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Chikamatsu Monzaemon (1653-1725) wrote some 130 plays, chiefly for the puppet theater, many of which are still performed today by puppet operators and Kabuki actors. Chikamatsu is thought to have written the first major tragedies about the common man. This edition of four of his most important plays includes three popular domestic dramas and one history play.Chikamatsu's domestic dramas are accurate reflections of Japanese society at the time: his characters are samurai, farmers, merchants, and prostitutes who speak colloquially, and who people the shops, streets, teahouses, and brothels that consituted their daily environment. The heroes and heroines of theses plays gain their tragic stature from their conflict with society. "The Love Suicides at Sonezaki" and "The Love Suicides at Amijima" became so popular that they initiated a vouge for love suicides, both in life and onstage.Donald Keene's translation of the original text is presented here with an introduction and a new preface to aid readers in their comprehension and enjoyment of the plays.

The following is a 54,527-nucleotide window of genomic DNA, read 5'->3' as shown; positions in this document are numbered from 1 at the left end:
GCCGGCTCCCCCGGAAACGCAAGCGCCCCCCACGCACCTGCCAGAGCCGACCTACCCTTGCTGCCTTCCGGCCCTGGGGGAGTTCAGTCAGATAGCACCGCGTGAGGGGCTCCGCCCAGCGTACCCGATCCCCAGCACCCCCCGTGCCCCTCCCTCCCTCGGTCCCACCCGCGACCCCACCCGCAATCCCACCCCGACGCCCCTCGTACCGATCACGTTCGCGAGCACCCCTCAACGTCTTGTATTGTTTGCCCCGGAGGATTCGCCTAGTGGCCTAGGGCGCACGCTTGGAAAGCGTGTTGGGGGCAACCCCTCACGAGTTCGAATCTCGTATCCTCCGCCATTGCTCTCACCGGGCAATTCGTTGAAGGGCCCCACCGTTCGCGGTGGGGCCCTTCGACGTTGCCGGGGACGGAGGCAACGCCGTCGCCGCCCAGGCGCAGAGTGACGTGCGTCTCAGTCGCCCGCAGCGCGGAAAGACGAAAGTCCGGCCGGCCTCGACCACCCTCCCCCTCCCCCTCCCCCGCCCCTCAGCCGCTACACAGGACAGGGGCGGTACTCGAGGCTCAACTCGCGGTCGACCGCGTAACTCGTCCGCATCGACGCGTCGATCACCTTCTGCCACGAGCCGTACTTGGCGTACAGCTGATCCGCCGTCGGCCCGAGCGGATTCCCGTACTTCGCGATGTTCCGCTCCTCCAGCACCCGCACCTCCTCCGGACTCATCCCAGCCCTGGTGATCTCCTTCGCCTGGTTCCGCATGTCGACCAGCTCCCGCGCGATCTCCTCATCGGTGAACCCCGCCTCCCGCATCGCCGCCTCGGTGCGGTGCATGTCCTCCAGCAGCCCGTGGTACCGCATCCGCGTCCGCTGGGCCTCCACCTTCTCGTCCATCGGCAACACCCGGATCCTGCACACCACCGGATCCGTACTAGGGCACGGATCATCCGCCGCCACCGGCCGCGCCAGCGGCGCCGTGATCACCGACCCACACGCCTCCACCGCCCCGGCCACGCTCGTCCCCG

GAZING AT THE MOON: BUDDHIST POEMS OF SOLITUDE

GAZING AT THE MOON: BUDDHIST POEMS OF SOLITUDE

By: Saigyo
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A fresh translation of the classical Buddhist poetry of Saigyō, whose aesthetics of nature, love, and sorrow came to epitomize the Japanese poetic tradition.

Saigyō, the Buddhist name of Fujiwara no Norikiyo (1118-1190), is one of Japan's most famous and beloved poets. He was a recluse monk who spent much of his life wandering and seeking after the Buddhist way. Combining his love of poetry with his spiritual evolution, he produced beautiful, lyrical lines infused with a Buddhist perception of the world.

Gazing at the Moon presents over one hundred of Saigyō's tanka--traditional 31-syllable poems--newly rendered into English by renowned translator Meredith McKinney. This selection of poems conveys Saigyō's story of Buddhist awakening, reclusion, seeking, enlightenment, and death, embodying the Japanese aesthetic ideal of mono no aware--to be moved by sorrow in witnessing the ephemeral world.

GHALIB: SELECTED POEMS AND LETTERS

GHALIB: SELECTED POEMS AND LETTERS

By: Ghalib, Mirza Asadullah Khan